Whenever a Commander visits his units or commands under him, there is a “protocol” to be followed as part of the customs and traditions of the military service. The “protocol” consists of the following: (1) arrival honors; (2) introduction of the officers and key soldiers of the command; (3) presentation of briefing to the Commander on the prevailing situation in the area; (4) snacks or lunch while having an informal talks with the officers and ranking soldiers; (5) giving of souvenirs/gifts/mementos to me; (6) talk to the men and get feedback from the soldiers; and (7) departure honors.
Since this visit was my last visit to the units under me and I had been regularly visiting them for the past one year and two months, I entirely changed the “protocol” and shortened the activities. I directed the commanders of the units I was scheduled to visit to remove/dispense with the arrival and departure honors; there will be no briefings; and lesser preparation in food (only native chicken tinola & pinakbet/vegetables) to be served; and no gifts to be given to me. Instead, I told them to prepare to have a group picture with me before I leave their respective camps.
So, the “drill” to my visits consisted of introduction to the officers and key enlisted personnel; talk to the men & feedback from the men; a brief inspection of the facilities (I usually visit their bathrooms/comfort rooms to gauge the degree of cleanliness & orderliness of the unit); lunch/snacks; and picture-taking with the officers & men (with headgear and without a headgear!). It is in my Talk To The Men that I tell the soldiers the accomplishments and gains they had done during my stint as their Commander in our fight against insurgency in the area and personally thank them for their efforts and unstinted support to accomplish our mission in the area. Lastly, I challenge them to do some more and support the programs of the government and maintain the highest degree of discipline that makes the individual soldier distinct from other institutions of the government.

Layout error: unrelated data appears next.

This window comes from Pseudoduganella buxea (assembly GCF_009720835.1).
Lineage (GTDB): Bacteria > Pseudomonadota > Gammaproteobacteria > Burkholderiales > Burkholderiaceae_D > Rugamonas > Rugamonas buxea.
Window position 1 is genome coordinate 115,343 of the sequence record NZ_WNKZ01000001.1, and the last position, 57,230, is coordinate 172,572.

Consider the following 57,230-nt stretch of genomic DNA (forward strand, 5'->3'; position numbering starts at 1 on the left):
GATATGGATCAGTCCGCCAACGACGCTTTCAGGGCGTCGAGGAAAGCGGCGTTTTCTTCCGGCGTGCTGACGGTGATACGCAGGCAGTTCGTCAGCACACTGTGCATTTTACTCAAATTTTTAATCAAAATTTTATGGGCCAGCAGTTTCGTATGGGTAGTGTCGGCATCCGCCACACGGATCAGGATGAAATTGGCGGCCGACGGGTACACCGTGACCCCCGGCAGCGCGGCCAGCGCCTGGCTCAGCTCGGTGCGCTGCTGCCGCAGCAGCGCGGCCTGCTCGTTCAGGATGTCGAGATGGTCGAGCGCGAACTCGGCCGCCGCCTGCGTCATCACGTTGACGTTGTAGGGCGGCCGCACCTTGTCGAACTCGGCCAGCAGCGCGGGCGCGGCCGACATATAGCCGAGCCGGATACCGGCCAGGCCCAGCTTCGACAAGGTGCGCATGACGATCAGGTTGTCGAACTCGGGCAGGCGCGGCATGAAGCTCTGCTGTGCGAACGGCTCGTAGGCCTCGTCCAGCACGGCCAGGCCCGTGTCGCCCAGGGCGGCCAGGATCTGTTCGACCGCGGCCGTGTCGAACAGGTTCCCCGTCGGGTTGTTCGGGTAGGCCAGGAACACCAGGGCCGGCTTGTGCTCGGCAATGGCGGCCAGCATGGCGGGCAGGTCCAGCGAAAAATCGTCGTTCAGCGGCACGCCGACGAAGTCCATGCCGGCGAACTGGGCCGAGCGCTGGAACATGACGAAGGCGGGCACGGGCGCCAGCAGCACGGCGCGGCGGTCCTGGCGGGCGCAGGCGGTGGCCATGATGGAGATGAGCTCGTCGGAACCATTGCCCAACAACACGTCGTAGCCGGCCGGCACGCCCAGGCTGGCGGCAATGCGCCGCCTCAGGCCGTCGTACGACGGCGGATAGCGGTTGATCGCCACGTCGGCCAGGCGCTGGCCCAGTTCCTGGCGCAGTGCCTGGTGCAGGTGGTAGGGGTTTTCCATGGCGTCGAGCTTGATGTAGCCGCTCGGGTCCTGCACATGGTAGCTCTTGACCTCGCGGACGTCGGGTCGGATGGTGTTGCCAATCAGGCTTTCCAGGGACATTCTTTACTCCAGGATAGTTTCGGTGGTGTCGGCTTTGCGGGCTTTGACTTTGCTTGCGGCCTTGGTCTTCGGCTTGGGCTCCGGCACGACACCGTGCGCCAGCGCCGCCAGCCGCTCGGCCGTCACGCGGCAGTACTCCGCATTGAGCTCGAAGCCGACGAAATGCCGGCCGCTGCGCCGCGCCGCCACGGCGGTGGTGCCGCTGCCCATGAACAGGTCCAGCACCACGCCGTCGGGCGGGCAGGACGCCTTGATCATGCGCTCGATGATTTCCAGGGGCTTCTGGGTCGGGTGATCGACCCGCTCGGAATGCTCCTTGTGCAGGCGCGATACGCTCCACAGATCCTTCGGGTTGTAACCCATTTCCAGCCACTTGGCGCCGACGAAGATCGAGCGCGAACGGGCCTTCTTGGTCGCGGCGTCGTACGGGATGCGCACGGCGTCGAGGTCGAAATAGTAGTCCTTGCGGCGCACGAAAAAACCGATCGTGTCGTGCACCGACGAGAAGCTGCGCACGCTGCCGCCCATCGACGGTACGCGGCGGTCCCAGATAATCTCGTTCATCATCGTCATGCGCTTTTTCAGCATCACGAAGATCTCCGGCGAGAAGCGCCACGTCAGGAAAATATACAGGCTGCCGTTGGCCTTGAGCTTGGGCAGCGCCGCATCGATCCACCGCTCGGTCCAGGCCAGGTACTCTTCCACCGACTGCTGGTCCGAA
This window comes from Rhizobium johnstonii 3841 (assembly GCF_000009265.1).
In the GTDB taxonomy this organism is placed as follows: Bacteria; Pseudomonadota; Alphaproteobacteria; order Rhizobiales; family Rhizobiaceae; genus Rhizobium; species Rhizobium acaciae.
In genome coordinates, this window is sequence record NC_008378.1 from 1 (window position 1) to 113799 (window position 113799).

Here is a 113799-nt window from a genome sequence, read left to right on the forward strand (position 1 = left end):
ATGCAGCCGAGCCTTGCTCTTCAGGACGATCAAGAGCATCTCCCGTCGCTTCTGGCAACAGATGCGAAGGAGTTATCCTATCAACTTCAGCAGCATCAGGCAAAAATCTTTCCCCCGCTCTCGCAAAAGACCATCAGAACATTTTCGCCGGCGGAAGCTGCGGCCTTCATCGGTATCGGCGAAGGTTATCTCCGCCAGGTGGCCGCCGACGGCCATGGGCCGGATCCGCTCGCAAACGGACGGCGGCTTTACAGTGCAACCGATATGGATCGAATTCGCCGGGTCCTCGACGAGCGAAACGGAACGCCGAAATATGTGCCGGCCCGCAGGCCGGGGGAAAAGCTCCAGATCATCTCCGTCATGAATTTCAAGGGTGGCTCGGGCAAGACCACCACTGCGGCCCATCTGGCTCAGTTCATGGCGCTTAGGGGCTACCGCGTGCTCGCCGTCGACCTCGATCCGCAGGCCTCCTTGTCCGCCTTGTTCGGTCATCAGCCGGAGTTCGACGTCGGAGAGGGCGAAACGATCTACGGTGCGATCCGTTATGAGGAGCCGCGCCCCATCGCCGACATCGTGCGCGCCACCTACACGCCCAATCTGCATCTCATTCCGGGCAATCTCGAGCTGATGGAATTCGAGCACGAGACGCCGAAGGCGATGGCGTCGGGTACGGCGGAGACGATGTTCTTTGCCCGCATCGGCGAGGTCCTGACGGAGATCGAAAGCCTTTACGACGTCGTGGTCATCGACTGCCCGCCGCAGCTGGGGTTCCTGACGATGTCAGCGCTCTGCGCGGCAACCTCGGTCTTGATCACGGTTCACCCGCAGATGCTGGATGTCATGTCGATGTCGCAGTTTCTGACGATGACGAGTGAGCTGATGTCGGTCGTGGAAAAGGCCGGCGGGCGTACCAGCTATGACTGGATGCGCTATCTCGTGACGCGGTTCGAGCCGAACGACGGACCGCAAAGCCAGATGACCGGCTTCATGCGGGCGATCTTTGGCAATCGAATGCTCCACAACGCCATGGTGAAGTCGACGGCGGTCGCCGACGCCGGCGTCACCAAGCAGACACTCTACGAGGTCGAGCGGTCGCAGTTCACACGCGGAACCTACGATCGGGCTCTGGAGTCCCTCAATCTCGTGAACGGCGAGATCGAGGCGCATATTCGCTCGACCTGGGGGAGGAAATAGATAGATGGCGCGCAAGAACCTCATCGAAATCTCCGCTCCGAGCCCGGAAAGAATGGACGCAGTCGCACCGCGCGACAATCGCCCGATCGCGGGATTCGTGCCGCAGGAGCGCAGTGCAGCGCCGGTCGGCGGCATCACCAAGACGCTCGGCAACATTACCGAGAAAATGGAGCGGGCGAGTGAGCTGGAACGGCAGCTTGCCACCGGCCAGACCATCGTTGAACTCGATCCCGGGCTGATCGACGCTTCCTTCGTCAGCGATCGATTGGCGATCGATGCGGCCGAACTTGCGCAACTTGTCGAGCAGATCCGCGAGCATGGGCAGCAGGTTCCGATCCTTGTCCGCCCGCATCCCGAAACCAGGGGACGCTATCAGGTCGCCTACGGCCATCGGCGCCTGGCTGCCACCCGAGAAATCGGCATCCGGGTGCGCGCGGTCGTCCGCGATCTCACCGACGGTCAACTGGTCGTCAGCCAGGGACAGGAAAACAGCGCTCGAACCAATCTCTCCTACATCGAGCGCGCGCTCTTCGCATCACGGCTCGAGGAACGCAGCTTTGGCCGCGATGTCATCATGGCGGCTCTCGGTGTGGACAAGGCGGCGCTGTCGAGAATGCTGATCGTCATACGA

The following were some of the pictures taken during my last visit to my units in Panay & Negros Islands:
Before leaving the camp where I visited my troops, I see to it that there is always a group picture with them, with headgear and without headgear! These are my officers and men in Panay Island stationed in Dingle, Iloilo.
Sometimes, I asked to be briefed by looking at the pictures displayed as one enters the office of a command. The pictures show the activities being conducted by the soldiers to solve the problem of insurgency in the area, from combat operations to civic-military operations and development programs. Yes, the members of the Philippine Army are ACHIEVERS!
One of “Talk To The Men” sessions during my last visit. I was talking with my men in Tanjay, Negros Oriental.
The Battalion Commander usually introduces his officers and key enlisted personnel immediately after my arrival in the camp.
Another “Talk To The Men” with the Officers and Men of one of the Battalions deployed in Siaton, negros Oriental. This Battalion was instrumental in the clearing of the whole Bohol Province from the insurgents.
These are the young officers and soldiers who cleared Bohol Province and had been in Negros Oriental for the past one month and they are on the right track to clear another guerrilla front by the end of June 2008.
These are the officers who are leading our Philippine Army troops in Negros Occidental. The officer in black beret is the Commanding Officer of the Scout Ranger Battalion operating in the Central Part of Negros Island.
Another “Talk To The Men” to the Officers & Men deployed in Central & Northern Parts of Negros Occidental.
I am the “slimmest” and the “youngest-looking” among my officers and soldiers! Ha! Ha! Ha!